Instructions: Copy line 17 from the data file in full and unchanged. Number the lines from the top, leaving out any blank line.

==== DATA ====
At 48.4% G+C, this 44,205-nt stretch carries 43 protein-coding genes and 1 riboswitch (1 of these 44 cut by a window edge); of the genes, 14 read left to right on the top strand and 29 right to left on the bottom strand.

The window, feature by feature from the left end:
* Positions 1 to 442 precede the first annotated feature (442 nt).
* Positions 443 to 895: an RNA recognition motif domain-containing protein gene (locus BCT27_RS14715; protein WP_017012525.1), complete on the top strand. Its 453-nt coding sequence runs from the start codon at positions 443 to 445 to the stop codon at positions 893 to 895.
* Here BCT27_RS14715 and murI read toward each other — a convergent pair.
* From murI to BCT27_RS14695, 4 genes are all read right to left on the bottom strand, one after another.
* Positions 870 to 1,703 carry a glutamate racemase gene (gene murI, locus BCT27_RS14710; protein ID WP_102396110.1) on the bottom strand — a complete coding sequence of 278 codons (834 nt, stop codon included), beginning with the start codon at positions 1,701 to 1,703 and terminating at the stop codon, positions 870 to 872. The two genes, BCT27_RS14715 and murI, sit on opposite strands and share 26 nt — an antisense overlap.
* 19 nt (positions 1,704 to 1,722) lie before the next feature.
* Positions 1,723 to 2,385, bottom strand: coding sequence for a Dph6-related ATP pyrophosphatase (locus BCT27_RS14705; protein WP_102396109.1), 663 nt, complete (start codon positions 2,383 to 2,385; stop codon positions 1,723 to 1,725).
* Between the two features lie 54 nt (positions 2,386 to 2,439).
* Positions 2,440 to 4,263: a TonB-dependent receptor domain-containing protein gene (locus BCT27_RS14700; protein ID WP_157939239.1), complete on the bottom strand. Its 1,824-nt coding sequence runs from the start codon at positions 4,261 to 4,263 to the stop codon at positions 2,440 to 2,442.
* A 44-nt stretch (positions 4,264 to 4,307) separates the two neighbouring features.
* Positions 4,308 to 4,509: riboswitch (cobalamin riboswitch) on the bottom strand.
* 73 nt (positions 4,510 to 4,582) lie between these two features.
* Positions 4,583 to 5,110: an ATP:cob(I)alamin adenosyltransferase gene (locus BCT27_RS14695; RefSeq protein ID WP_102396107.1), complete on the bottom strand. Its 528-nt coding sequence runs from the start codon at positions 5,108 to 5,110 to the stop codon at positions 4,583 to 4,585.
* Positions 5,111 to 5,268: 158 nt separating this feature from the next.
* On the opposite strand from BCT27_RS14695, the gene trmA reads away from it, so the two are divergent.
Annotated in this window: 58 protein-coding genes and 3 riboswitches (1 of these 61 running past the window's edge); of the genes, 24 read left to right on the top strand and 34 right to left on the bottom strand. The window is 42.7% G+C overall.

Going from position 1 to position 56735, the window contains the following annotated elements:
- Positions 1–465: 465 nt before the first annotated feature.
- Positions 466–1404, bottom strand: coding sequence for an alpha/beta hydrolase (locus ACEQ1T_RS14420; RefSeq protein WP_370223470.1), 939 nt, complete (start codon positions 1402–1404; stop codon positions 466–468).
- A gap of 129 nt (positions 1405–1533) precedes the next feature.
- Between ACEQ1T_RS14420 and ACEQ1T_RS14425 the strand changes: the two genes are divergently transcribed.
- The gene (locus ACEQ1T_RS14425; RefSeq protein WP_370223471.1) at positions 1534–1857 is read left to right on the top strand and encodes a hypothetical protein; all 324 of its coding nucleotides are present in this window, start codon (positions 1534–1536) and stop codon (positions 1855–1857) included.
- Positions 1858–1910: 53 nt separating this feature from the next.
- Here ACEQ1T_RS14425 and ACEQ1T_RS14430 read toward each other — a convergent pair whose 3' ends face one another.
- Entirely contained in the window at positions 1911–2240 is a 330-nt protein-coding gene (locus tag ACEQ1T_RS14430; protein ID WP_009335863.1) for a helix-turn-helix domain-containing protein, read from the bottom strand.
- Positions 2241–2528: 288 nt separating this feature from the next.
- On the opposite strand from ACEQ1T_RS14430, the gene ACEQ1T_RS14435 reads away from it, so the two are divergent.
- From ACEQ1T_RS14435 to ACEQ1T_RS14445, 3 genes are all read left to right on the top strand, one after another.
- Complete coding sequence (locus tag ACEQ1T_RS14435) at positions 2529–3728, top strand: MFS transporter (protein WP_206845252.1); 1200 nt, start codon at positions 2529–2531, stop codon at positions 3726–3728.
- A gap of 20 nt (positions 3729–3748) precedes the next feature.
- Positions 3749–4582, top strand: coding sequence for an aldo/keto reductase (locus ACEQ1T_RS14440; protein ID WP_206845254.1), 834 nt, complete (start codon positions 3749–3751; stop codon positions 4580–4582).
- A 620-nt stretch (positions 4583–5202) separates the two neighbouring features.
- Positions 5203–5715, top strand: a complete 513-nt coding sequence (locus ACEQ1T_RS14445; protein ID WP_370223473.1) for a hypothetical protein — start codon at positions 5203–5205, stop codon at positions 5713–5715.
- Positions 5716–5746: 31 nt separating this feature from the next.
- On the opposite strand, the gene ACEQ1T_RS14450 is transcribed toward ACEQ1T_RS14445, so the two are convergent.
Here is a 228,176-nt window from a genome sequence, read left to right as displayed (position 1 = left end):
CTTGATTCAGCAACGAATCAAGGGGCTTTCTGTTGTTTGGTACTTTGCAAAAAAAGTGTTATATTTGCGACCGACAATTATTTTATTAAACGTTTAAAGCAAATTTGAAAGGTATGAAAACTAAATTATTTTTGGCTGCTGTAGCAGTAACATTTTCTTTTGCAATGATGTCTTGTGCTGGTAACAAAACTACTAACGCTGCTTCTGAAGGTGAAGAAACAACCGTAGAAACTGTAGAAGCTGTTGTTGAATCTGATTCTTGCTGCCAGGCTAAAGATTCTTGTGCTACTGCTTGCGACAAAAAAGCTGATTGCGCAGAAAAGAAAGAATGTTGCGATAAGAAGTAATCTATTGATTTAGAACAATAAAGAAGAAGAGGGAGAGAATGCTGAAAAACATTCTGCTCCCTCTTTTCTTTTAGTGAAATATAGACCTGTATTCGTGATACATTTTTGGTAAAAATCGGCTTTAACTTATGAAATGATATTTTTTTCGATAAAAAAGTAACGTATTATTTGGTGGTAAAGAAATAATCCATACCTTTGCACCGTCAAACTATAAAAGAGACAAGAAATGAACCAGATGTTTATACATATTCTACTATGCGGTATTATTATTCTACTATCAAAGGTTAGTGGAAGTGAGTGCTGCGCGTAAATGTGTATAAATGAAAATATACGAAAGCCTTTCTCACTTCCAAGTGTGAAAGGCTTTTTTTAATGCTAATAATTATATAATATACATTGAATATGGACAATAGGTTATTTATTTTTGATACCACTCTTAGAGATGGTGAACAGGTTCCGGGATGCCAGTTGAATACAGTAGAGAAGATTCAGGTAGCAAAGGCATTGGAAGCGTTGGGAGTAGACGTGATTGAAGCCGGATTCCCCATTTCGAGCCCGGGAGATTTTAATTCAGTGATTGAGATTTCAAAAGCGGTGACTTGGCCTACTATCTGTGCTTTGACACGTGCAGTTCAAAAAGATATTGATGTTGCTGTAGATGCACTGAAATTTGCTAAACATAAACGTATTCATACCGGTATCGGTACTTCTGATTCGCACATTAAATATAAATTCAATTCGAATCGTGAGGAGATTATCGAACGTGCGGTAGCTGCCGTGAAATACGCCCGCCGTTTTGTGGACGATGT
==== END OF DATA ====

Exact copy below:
* On the opposite strand from BCT27_RS14695, the gene trmA reads away from it, so the two are divergent.